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Tim Durnin: Student, Parent Involvement at the Heart of Children’s Success

Meeting with teachers and administrators can help ensure a valuable educational experience

The longer children are in school, the greater amount of time they will spend there. How they interact in the school environment is critical to every child’s development both intellectually and socially. In this final column on parenting, I will offer my ideas for engaging teachers and administrators as well as the significance of children’s involvements both in and out of school.

Meeting with Teachers and Administrators

First, when problems arise, children should be encouraged to do what they can to solve the problem. Parents should support them in talking to the teacher, expressing their feelings and finding a resolution before the parent gets involved. A vast majority of problems in the classroom will be solved this way. In addition to addressing the issue, it teaches the child to begin to take responsibility and to have the courage to talk to adults when there is a perceived problem.

At some point, parental involvement will become necessary in the course of every student’s tenure in the school system. Here are three tips to successful teacher conferences.

Begin with the understanding that the parent, the teacher and the school all want what is best for the child. These words should be spoken to initiate every parent/teacher encounter.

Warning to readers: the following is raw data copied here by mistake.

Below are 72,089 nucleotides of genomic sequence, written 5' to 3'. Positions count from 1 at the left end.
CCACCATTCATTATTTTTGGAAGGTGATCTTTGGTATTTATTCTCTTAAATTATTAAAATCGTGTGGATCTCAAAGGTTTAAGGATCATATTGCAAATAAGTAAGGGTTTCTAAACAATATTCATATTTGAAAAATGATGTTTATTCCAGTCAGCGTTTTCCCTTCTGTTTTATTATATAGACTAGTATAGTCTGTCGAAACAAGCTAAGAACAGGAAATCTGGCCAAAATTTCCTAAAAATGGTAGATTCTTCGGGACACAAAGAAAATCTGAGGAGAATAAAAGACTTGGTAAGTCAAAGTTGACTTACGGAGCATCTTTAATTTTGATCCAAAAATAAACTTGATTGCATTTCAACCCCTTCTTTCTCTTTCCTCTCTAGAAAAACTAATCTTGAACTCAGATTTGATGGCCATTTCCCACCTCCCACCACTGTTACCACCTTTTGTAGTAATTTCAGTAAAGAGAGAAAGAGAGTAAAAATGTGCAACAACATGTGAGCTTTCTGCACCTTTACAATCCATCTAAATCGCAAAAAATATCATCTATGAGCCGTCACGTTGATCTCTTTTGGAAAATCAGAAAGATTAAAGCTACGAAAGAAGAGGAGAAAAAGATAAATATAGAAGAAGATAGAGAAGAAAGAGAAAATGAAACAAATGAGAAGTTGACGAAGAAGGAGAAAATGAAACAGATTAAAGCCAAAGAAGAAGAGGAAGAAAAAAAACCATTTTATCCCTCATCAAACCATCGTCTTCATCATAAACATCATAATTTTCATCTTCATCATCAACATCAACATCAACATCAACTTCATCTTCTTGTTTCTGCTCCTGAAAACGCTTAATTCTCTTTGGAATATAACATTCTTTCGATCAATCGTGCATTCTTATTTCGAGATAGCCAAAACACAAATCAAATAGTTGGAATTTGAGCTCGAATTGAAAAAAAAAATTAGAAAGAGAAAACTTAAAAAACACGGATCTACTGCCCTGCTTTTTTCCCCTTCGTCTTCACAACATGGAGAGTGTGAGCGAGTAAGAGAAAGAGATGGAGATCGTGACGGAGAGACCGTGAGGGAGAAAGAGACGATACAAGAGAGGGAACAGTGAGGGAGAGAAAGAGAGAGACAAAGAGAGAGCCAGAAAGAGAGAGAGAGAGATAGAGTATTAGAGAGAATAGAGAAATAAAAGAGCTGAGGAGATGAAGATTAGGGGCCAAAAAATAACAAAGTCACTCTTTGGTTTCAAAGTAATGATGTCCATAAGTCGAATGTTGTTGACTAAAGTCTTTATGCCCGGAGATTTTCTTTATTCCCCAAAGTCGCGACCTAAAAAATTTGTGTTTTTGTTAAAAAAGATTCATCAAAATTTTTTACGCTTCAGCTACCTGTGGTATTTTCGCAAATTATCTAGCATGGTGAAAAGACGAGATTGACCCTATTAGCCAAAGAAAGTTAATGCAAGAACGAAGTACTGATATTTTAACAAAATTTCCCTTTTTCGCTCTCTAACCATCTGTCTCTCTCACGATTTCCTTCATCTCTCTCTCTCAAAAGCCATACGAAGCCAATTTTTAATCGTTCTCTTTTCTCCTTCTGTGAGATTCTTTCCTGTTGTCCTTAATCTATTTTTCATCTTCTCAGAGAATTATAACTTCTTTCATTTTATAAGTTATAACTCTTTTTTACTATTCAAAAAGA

The second action should be to clearly state the purpose of the meeting and desired outcomes. It may be difficult to do this, but stay on track as to the purpose and outcomes. Too often these meetings degrade into an attack on the teacher that is not at all related to the issues being addressed. A final note on this: The most often heard refrain from students doing poorly is, “The teacher doesn’t like me.” This is rarely the case. Trust that personal feelings are probably not at the root of the problem.

My final point in this regard is to remember that there are very few bad teachers in our classrooms. If there is a bad teacher, the principal most certainly knows. Be kind in your interactions, and respect the tenure and expertise of the educators involved. This is not to suggest they will always be right, but sometimes letting them think they are is the best course of action.

And my final words on this: Please cut the new teacher some slack. We really do want him or her to stick around.

Strong Indicators of Future Success

I have taught thousands of kids in a broad spectrum of educational settings. Some very clear themes emerge as to what translates into future success. First and foremost, be the parent at the Open House, be the parent at Back to School Night and be the parent at every parent-teacher conference from first grade through 12th. It is that simple.

Secondly, I cannot overstate the significance of students being involved in the life of the school and participating in extracurricular activities. Students who are involved in athletics, the arts, 4-H, Future Farmers of America, clubs and organizations, and student government invariably fare better in college and the world beyond college.

It doesn’t matter if the activity is sponsored by the school or not. What matters is that students are part of something bigger than they are and that they can recognize and appreciate their contributions to the larger whole. It also instills discipline and organizational skills as they prioritize and organize their lives around school and their activities. The most successful students I have had were also the most involved.

In closing, let me thank the educators, coaches and moderators for your tireless work in providing these opportunities for our children. It makes all the difference today and will for many decades to come. And to all the parents and grandparents, good luck and Godspeed.

— Tim Durnin is a father and husband. He can be reached at .(JavaScript must be enabled to view this email address) for comments, discussion, criticism, suggestions and story ideas.

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